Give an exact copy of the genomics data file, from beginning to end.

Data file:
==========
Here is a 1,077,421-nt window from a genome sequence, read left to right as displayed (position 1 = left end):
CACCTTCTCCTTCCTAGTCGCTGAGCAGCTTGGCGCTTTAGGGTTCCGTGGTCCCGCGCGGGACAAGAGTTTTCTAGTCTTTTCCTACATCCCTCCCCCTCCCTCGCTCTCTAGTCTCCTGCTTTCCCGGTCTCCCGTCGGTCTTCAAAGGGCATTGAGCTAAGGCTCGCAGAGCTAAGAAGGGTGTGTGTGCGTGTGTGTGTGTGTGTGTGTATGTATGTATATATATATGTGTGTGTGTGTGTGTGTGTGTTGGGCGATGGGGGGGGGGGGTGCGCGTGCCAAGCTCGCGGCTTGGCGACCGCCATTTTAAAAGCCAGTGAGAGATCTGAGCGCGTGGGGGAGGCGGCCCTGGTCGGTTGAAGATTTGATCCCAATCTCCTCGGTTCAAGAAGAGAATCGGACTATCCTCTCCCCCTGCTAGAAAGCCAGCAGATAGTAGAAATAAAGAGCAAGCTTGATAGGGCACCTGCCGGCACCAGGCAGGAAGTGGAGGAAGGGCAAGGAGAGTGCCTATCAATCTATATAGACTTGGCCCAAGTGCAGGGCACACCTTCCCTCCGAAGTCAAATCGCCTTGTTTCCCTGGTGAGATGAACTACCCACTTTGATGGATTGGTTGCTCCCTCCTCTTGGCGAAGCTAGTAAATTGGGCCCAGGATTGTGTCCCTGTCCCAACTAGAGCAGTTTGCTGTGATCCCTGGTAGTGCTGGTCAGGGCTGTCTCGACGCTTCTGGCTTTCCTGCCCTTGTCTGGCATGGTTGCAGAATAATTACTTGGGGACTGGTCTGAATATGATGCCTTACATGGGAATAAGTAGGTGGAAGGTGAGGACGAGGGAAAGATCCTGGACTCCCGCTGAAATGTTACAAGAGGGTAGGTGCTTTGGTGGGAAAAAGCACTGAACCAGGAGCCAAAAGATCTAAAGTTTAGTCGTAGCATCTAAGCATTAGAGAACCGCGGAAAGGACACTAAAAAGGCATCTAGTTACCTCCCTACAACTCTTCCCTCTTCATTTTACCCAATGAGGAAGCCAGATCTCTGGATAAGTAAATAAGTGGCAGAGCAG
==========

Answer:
Here is a 1,077,421-nt window from a genome sequence, read left to right as displayed (position 1 = left end):
CACCTTCTCCTTCCTAGTCGCTGAGCAGCTTGGCGCTTTAGGGTTCCGTGGTCCCGCGCGGGACAAGAGTTTTCTAGTCTTTTCCTACATCCCTCCCCCTCCCTCGCTCTCTAGTCTCCTGCTTTCCCGGTCTCCCGTCGGTCTTCAAAGGGCATTGAGCTAAGGCTCGCAGAGCTAAGAAGGGTGTGTGTGCGTGTGTGTGTGTGTGTGTGTATGTATGTATATATATATGTGTGTGTGTGTGTGTGTGTGTTGGGCGATGGGGGGGGGGGGTGCGCGTGCCAAGCTCGCGGCTTGGCGACCGCCATTTTAAAAGCCAGTGAGAGATCTGAGCGCGTGGGGGAGGCGGCCCTGGTCGGTTGAAGATTTGATCCCAATCTCCTCGGTTCAAGAAGAGAATCGGACTATCCTCTCCCCCTGCTAGAAAGCCAGCAGATAGTAGAAATAAAGAGCAAGCTTGATAGGGCACCTGCCGGCACCAGGCAGGAAGTGGAGGAAGGGCAAGGAGAGTGCCTATCAATCTATATAGACTTGGCCCAAGTGCAGGGCACACCTTCCCTCCGAAGTCAAATCGCCTTGTTTCCCTGGTGAGATGAACTACCCACTTTGATGGATTGGTTGCTCCCTCCTCTTGGCGAAGCTAGTAAATTGGGCCCAGGATTGTGTCCCTGTCCCAACTAGAGCAGTTTGCTGTGATCCCTGGTAGTGCTGGTCAGGGCTGTCTCGACGCTTCTGGCTTTCCTGCCCTTGTCTGGCATGGTTGCAGAATAATTACTTGGGGACTGGTCTGAATATGATGCCTTACATGGGAATAAGTAGGTGGAAGGTGAGGACGAGGGAAAGATCCTGGACTCCCGCTGAAATGTTACAAGAGGGTAGGTGCTTTGGTGGGAAAAAGCACTGAACCAGGAGCCAAAAGATCTAAAGTTTAGTCGTAGCATCTAAGCATTAGAGAACCGCGGAAAGGACACTAAAAAGGCATCTAGTTACCTCCCTACAACTCTTCCCTCTTCATTTTACCCAATGAGGAAGCCAGATCTCTGGATAAGTAAATAAGTGGCAGAGCAG